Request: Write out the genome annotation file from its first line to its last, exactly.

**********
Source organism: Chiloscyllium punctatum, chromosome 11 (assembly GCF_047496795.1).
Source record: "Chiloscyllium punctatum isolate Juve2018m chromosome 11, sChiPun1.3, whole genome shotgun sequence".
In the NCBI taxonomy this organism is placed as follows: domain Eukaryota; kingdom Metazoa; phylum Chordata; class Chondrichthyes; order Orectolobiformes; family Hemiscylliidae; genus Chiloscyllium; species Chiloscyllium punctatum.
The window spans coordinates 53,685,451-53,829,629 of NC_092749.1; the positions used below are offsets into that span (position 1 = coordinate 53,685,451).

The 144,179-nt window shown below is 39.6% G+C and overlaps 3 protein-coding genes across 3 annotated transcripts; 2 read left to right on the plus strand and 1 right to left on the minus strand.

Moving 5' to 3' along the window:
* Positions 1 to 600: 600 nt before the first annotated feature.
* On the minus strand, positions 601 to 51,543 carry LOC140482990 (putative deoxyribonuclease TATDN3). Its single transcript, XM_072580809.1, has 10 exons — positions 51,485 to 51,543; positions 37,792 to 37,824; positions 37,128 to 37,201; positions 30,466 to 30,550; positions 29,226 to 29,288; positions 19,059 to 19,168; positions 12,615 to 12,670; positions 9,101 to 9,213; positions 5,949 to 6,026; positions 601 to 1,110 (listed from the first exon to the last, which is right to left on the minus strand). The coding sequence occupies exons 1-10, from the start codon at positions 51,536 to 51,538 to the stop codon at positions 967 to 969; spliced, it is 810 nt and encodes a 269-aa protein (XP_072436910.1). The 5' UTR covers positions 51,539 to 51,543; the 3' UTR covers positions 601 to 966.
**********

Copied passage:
Source organism: Chiloscyllium punctatum, chromosome 11 (assembly GCF_047496795.1).
Source record: "Chiloscyllium punctatum isolate Juve2018m chromosome 11, sChiPun1.3, whole genome shotgun sequence".
In the NCBI taxonomy this organism is placed as follows: domain Eukaryota; kingdom Metazoa; phylum Chordata; class Chondrichthyes; order Orectolobiformes; family Hemiscylliidae; genus Chiloscyllium; species Chiloscyllium punctatum.
The window spans coordinates 53,685,451-53,829,629 of NC_092749.1; the positions used below are offsets into that span (position 1 = coordinate 53,685,451).

The 144,179-nt window shown below is 39.6% G+C and overlaps 3 protein-coding genes across 3 annotated transcripts; 2 read left to right on the plus strand and 1 right to left on the minus strand.

Moving 5' to 3' along the window:
* Positions 1 to 600: 600 nt before the first annotated feature.
* On the minus strand, positions 601 to 51,543 carry LOC140482990 (putative deoxyribonuclease TATDN3). Its single transcript, XM_072580809.1, has 10 exons — positions 51,485 to 51,543; positions 37,792 to 37,824; positions 37,128 to 37,201; positions 30,466 to 30,550; positions 29,226 to 29,288; positions 19,059 to 19,168; positions 12,615 to 12,670; positions 9,101 to 9,213; positions 5,949 to 6,026; positions 601 to 1,110 (listed from the first exon to the last, which is right to left on the minus strand). The coding sequence occupies exons 1-10, from the start codon at positions 51,536 to 51,538 to the stop codon at positions 967 to 969; spliced, it is 810 nt and encodes a 269-aa protein (XP_072436910.1). The 5' UTR covers positions 51,539 to 51,543; the 3' UTR covers positions 601 to 966.